The role of the GADD45A gene in AML pathogenesis and response to therapy
The Acute Leukaemia Laboratory has a fundamental interest in Acute Myeloid Leukaemia (AML). This devastating disease is the most common form of acute leukaemia in adults and is responsible for one fifth of all childhood leukaemia cases. AML comprises several subtypes, characterised by different combinations of mutations and outcomes to therapy. With the recent advances in genomics-based applications, research in this field has been accelerated and we have been using these sophisticated technologies to better understand the mutations responsible for this disease, and to investigate the use of new targeted therapies to treat AML patients who currently face poor outcomes on standard therapy.
What we aim to achieve
The research carried out by the Acute Leukaemia Laboratory strives to better understand the mechanisms underlying AML, allowing development and testing of new drugs with the ultimate goal of improving treatment outcomes for patients.
What are the next steps and milestones for your research?
Our previous research has shown that a particular tumour suppressor gene, GADD45A, is turned off during development of AML in some patients. We have now shown that this occurs in concert with a set of mutations that are known to occur prior to leukaemia development in the patient, and which convert the healthy cells to a “pre-leukaemic state”. We are now investigating how the GADD45A gene is silenced in this group of AML patients, and how this changes the properties of normal blood cell precursors, such that a high-risk leukaemia develops. This knowledge may pave the way for investigating selected drugs that may be able to reactivate the faulty GADD45A gene in these patients and thus halt the cancer progression.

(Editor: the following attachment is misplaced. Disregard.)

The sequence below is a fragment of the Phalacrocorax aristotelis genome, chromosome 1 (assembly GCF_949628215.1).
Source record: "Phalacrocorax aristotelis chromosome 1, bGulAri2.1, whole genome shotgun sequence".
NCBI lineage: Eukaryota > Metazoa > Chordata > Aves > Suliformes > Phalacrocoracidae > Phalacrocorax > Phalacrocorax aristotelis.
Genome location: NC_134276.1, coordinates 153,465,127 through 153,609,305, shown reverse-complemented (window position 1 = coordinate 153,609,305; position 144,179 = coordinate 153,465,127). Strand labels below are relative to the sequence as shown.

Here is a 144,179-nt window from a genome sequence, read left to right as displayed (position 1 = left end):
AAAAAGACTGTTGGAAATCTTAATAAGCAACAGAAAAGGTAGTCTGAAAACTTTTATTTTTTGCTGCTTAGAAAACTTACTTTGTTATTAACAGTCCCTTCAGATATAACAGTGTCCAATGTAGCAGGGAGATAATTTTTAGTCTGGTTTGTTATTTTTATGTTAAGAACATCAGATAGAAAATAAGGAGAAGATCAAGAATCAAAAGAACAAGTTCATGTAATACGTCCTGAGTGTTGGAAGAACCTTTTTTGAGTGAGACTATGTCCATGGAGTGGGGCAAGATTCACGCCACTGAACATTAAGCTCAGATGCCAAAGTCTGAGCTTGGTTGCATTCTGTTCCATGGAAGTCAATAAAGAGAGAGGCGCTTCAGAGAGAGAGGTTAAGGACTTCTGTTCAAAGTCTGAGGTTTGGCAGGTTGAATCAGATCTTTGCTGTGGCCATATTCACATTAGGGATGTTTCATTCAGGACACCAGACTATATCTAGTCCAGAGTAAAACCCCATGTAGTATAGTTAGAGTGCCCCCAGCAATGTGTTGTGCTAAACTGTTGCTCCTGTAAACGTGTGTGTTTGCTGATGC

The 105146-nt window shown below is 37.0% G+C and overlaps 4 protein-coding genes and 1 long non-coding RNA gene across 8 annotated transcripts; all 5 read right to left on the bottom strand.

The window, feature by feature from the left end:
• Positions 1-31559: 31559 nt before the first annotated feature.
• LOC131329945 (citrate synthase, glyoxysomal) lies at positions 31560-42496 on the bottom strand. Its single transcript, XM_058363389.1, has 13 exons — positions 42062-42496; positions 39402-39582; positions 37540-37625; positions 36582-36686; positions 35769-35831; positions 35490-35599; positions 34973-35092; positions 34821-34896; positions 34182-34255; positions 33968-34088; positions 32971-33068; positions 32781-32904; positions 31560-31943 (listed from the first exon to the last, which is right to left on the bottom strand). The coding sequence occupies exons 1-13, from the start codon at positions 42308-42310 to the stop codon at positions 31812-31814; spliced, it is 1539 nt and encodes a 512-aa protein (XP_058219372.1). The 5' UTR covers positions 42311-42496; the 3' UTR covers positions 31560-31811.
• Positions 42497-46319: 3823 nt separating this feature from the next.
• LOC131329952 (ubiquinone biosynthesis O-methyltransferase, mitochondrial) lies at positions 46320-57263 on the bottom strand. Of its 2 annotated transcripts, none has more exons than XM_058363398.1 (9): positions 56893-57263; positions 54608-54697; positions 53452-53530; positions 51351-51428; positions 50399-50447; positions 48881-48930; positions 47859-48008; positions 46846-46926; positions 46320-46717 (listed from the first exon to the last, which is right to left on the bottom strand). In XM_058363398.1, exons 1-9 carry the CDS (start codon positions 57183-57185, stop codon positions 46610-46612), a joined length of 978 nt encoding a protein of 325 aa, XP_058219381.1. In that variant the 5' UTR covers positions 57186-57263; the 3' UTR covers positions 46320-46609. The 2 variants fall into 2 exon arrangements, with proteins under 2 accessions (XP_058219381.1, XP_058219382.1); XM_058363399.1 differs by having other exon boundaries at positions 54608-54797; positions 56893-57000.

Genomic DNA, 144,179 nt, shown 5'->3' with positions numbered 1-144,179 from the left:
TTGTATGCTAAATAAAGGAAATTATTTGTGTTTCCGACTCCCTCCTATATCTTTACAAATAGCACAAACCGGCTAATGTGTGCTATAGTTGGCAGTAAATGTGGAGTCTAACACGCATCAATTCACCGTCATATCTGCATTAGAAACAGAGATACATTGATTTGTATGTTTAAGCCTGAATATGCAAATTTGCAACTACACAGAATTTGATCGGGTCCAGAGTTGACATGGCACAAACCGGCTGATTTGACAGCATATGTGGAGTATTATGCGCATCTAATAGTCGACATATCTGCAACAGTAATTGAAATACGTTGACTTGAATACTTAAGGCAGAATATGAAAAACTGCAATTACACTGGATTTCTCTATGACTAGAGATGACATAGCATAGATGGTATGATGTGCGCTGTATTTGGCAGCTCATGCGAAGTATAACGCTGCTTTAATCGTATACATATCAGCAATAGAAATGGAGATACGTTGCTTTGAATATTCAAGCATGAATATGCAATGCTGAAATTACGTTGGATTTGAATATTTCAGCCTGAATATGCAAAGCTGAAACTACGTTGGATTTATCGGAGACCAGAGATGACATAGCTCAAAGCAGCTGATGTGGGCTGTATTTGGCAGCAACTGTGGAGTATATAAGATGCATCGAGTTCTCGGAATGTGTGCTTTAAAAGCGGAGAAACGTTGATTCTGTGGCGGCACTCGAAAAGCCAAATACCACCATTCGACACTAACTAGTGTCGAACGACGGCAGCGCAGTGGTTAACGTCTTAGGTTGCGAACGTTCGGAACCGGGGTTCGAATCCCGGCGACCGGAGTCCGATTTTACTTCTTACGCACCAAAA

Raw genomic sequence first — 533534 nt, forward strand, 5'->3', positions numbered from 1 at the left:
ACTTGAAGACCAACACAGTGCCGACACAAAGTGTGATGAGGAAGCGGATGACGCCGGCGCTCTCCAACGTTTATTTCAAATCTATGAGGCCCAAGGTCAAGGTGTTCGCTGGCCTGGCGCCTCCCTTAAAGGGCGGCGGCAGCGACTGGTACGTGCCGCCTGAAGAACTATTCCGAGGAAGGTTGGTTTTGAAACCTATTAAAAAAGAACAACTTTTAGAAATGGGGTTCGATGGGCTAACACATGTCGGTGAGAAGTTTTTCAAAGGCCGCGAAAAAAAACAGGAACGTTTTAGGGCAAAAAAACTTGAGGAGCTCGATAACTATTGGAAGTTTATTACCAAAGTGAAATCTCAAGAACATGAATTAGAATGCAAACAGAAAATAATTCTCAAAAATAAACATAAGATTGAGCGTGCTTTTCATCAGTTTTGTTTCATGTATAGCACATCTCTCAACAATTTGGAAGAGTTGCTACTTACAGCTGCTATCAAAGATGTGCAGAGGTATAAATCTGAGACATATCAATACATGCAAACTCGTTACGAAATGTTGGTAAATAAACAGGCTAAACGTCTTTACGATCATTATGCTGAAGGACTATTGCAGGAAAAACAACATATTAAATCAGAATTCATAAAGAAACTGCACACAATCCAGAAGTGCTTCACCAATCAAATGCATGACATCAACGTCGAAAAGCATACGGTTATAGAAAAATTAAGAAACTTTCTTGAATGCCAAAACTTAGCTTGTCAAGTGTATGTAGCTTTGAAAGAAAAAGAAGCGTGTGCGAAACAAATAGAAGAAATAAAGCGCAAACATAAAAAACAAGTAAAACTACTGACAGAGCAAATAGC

What motivates you to pursue cancer research?
Acute Myeloid Leukaemia is a a group of diseases and patient response to treatment across these subtypes is highly variable. Overall survival for adults with AML is still only 30-40%, and for some subtypes, prognosis is dismal, with a median overall survival of just 10 months. There is great need to develop new and more selective treatment approaches that will effectively target individual AML subtypes and improve the outcome and lives of patients with this devastating disease.
My message to supporters:
Dissecting and understanding the complex biology underpinning cancer development and progression is a critical step for the development of new, more targeted and effective therapies. None of this important research would be possible without the generous donation of patient samples for research, as well as funding support from the Cancer Council SA.